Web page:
{6} At the conclusion of the State’s case, the trial court directed a verdict of acquittal as to one count of sexual penetration as the victim clearly testified that the molestation occurred nine times. The jury was instructed on nine counts of CSPM. Each of the instructions was identical. There was no distinguishing of the counts by time or place. The jury found Defendant guilty of Counts 1 and 9 and not guilty of the other counts. Defendant moved for a new trial, arguing that a number of errors occurred during the trial and that the jury was improperly instructed. The motion for a new trial was denied.

{7} At the sentencing hearing, the State read a letter from the victim asking for the full sentence to be imposed. Defendant requested mitigation of the sentence. The trial court refused to mitigate, sentencing Defendant to two consecutive eighteen-year terms. Sua sponte, the trial court conducted a second sentencing hearing at which it decided that the two sentences would run concurrently. At that hearing, Defendant raised the issue of which version of the Earned Meritorious Deduction Act would apply to him. The trial court requested briefing on the issue, which Defendant provided. However, the trial court never ruled on the matter.



{8} Defendant contends that the trial court erred in allowing the State’s expert, the pediatrician who had physically examined the victim, to present conclusory evidence that the victim was sexually molested. Defendant contends that the expert’s testimony was in violation of State v. Alberico, 116 N.M. 156, 861 P.2d 192 (1993). In Alberico, the Supreme Court ruled that an expert may give testimony regarding symptoms that the victim suffers that are consistent with sexual abuse. Such testimony may not be offered to establish that the victim is telling the truth. Id. at 175, 861 P.2d at 211. Nor can the expert testify that the symptoms were in fact caused by sexual abuse. Id. at 176, 861 P.2d at 212. Such testimony vouches too much for the credibility of the victim and encroaches on the province of the jury to determine credibility. Id.

{9} Initially, we note that the objections raised during the expert’s testimony do not relate to the issues briefed by Defendant. We do not address issues that were not raised below. The trial court must be alerted to the problem and given an opportunity to resolve it. See State v. Varela, 1999-NMSC-045, ¶ 25, 128 N.M. 454, 993 P.2d 1280. Additionally, parties cannot change their arguments on appeal. State v. Henderson, 116 N.M. 541, 545, 865 P.2d 1185, 1189 (Ct.App.1993), aff'd, 116 N.M. 537, 865 P.2d 1181 (1993), overruled on other grounds, State v. Meadors, 121 N.M. 38, 908 P.2d 731 *607(1995). We note that many of the issues argued on appeal are not the issues that were presented to the trial court.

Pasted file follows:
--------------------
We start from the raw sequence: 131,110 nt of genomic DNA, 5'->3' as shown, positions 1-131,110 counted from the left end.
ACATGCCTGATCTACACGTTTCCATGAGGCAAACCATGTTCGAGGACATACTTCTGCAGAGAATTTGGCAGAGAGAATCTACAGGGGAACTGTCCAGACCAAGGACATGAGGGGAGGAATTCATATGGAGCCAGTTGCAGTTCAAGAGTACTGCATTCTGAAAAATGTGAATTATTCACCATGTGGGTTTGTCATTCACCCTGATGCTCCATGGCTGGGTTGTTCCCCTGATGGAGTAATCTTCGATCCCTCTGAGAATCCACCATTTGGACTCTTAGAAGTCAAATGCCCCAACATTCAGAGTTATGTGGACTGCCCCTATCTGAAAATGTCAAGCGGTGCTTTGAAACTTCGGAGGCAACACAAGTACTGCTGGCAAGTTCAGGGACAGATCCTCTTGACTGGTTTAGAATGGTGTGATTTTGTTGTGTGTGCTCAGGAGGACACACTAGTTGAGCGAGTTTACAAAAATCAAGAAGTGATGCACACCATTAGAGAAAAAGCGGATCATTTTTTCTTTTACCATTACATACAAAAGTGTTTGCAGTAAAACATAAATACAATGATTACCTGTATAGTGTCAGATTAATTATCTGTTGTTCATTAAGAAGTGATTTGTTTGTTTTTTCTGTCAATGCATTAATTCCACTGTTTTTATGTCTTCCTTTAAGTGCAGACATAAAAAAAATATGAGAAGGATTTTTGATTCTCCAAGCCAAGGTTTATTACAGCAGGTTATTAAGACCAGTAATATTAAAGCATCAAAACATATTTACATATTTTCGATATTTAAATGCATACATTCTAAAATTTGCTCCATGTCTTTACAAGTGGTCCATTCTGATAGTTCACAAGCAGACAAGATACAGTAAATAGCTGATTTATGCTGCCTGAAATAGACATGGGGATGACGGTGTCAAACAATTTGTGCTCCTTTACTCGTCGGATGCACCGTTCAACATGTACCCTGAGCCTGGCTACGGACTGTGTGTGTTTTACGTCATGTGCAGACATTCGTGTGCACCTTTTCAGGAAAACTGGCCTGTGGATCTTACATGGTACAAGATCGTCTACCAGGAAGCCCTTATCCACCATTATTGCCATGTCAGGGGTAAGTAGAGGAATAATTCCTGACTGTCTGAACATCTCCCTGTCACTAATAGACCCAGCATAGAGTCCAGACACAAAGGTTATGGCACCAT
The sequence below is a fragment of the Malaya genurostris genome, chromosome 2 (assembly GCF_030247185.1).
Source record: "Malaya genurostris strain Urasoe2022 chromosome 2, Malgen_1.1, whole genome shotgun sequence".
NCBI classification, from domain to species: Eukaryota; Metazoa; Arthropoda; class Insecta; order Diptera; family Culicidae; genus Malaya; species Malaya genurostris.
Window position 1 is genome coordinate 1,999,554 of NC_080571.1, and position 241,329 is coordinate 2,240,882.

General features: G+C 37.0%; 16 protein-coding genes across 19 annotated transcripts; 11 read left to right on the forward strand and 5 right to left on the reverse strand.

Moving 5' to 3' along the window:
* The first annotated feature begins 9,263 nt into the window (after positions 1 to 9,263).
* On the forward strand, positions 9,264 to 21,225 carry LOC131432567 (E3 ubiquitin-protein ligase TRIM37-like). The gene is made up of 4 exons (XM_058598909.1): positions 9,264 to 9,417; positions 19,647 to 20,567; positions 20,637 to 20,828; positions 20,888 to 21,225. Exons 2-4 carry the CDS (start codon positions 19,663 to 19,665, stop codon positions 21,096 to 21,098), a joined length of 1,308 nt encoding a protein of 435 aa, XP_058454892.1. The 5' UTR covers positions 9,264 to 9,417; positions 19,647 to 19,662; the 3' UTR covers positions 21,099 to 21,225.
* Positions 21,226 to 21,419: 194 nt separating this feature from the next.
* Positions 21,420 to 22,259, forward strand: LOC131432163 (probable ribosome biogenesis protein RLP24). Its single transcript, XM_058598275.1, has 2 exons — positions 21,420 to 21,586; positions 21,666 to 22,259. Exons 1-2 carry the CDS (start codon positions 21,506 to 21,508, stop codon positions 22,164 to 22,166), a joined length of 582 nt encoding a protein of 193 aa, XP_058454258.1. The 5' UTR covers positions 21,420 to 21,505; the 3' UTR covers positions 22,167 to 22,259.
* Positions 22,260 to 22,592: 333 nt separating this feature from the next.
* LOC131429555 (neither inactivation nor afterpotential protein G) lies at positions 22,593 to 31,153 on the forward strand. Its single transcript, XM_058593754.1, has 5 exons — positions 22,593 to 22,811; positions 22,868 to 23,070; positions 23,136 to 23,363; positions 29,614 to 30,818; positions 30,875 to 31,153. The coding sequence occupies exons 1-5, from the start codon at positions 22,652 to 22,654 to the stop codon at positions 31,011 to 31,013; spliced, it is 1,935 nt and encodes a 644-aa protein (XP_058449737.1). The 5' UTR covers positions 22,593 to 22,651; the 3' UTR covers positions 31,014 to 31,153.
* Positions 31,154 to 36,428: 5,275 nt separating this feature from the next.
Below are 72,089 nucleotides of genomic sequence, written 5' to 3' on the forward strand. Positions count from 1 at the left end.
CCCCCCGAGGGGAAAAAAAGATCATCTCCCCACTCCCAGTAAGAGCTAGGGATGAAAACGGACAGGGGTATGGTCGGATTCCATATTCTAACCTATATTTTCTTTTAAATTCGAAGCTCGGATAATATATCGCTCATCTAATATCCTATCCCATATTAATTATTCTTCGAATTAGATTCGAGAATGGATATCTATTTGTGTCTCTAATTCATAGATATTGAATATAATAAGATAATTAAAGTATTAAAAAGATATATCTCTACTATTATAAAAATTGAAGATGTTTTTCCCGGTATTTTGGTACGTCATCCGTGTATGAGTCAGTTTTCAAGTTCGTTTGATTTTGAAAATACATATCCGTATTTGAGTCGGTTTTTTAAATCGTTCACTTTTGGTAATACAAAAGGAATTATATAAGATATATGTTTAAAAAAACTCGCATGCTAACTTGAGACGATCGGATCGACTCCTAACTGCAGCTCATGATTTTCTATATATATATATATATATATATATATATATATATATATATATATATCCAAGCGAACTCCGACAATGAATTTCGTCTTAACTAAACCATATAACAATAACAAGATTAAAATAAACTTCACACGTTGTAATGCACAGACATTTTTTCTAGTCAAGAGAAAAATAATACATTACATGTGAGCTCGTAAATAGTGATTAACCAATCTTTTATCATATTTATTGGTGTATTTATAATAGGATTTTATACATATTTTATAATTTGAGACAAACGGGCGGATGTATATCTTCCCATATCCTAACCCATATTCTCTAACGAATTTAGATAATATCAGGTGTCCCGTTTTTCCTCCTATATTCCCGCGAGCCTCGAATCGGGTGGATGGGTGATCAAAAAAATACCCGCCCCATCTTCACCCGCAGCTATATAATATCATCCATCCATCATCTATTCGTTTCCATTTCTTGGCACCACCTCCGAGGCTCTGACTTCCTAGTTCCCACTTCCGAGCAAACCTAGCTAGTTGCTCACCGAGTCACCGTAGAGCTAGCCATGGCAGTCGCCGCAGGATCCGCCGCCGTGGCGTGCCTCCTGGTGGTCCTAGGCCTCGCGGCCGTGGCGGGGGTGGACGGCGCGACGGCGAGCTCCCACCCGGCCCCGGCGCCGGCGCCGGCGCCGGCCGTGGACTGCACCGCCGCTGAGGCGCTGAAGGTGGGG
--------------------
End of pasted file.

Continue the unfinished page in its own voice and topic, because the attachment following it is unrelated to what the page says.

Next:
{10} Defendant states that he made timely and repeated objections to the expert testifying to anything but the fact that the physical exam showed nothing. His citation to the record points to pretrial arguments regarding what the expert might testify to. Before trial commenced, the trial court stated that the expert would be allowed to testify to her physical examination of the victim. Later in the hearing, there was discussion regarding the psychology of the delay in reporting abuse. Finally, the trial court reiterated that the expert could testify about her physical exam, but could not state that the victim exhibited traits of someone who had been sexually abused.

{11} During the expert’s testimony, Defendant made three objections and was involved in one bench conference. The first objection was during the expert’s testimony relaying what the victim had told her about what Defendant did to him. At that time, counsel moved for a mistrial, arguing that under State v. Fairweather, 116 N.M. 456, 863 P.2d 1077 (1993), and Alberico, 116 N.M. at 175, 861 P.2d at 211, the expert was not allowed to testify and identify who the perpetrator was. The trial court denied the motion for mistrial. A bench conference was held after the expert explained why she needed information about the particulars of the allegations. There was no audible ruling limiting the testimony of the expert. The second objection was made when the expert was asked to explain the reason why nearly 95% of the exams that she does for sexual abuse show normal. Defendant’s objection was for relevance and the trial court overruled the objection. The third objection was made when the expert testified about other people’s knowledge regarding the healing of rectal tissue. The expert was asked to testify about her own knowledge.